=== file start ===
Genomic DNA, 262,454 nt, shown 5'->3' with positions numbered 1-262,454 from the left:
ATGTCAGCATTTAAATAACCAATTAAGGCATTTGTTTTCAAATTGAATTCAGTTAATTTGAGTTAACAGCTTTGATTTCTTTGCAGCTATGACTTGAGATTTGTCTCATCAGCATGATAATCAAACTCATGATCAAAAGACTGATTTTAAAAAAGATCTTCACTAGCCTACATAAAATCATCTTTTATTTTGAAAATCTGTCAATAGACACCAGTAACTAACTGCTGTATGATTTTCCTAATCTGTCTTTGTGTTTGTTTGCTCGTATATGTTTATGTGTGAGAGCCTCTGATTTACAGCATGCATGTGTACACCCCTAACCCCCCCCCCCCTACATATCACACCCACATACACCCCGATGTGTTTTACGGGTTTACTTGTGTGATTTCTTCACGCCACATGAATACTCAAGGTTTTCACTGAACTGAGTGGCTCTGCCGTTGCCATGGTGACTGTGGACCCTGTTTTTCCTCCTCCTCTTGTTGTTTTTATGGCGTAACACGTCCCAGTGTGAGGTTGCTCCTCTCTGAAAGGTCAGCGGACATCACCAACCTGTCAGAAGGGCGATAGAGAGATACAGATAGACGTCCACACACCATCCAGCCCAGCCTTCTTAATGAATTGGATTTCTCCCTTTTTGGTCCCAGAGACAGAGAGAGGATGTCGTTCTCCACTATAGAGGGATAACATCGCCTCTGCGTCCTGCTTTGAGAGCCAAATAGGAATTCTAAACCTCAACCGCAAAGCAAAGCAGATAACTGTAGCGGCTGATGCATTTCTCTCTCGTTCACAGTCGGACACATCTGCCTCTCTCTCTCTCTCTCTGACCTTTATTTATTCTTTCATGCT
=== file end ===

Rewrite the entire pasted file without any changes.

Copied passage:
Genomic DNA, 262,454 nt, shown 5'->3' with positions numbered 1-262,454 from the left:
ATGTCAGCATTTAAATAACCAATTAAGGCATTTGTTTTCAAATTGAATTCAGTTAATTTGAGTTAACAGCTTTGATTTCTTTGCAGCTATGACTTGAGATTTGTCTCATCAGCATGATAATCAAACTCATGATCAAAAGACTGATTTTAAAAAAGATCTTCACTAGCCTACATAAAATCATCTTTTATTTTGAAAATCTGTCAATAGACACCAGTAACTAACTGCTGTATGATTTTCCTAATCTGTCTTTGTGTTTGTTTGCTCGTATATGTTTATGTGTGAGAGCCTCTGATTTACAGCATGCATGTGTACACCCCTAACCCCCCCCCCCCTACATATCACACCCACATACACCCCGATGTGTTTTACGGGTTTACTTGTGTGATTTCTTCACGCCACATGAATACTCAAGGTTTTCACTGAACTGAGTGGCTCTGCCGTTGCCATGGTGACTGTGGACCCTGTTTTTCCTCCTCCTCTTGTTGTTTTTATGGCGTAACACGTCCCAGTGTGAGGTTGCTCCTCTCTGAAAGGTCAGCGGACATCACCAACCTGTCAGAAGGGCGATAGAGAGATACAGATAGACGTCCACACACCATCCAGCCCAGCCTTCTTAATGAATTGGATTTCTCCCTTTTTGGTCCCAGAGACAGAGAGAGGATGTCGTTCTCCACTATAGAGGGATAACATCGCCTCTGCGTCCTGCTTTGAGAGCCAAATAGGAATTCTAAACCTCAACCGCAAAGCAAAGCAGATAACTGTAGCGGCTGATGCATTTCTCTCTCGTTCACAGTCGGACACATCTGCCTCTCTCTCTCTCTCTCTGACCTTTATTTATTCTTTCATGCT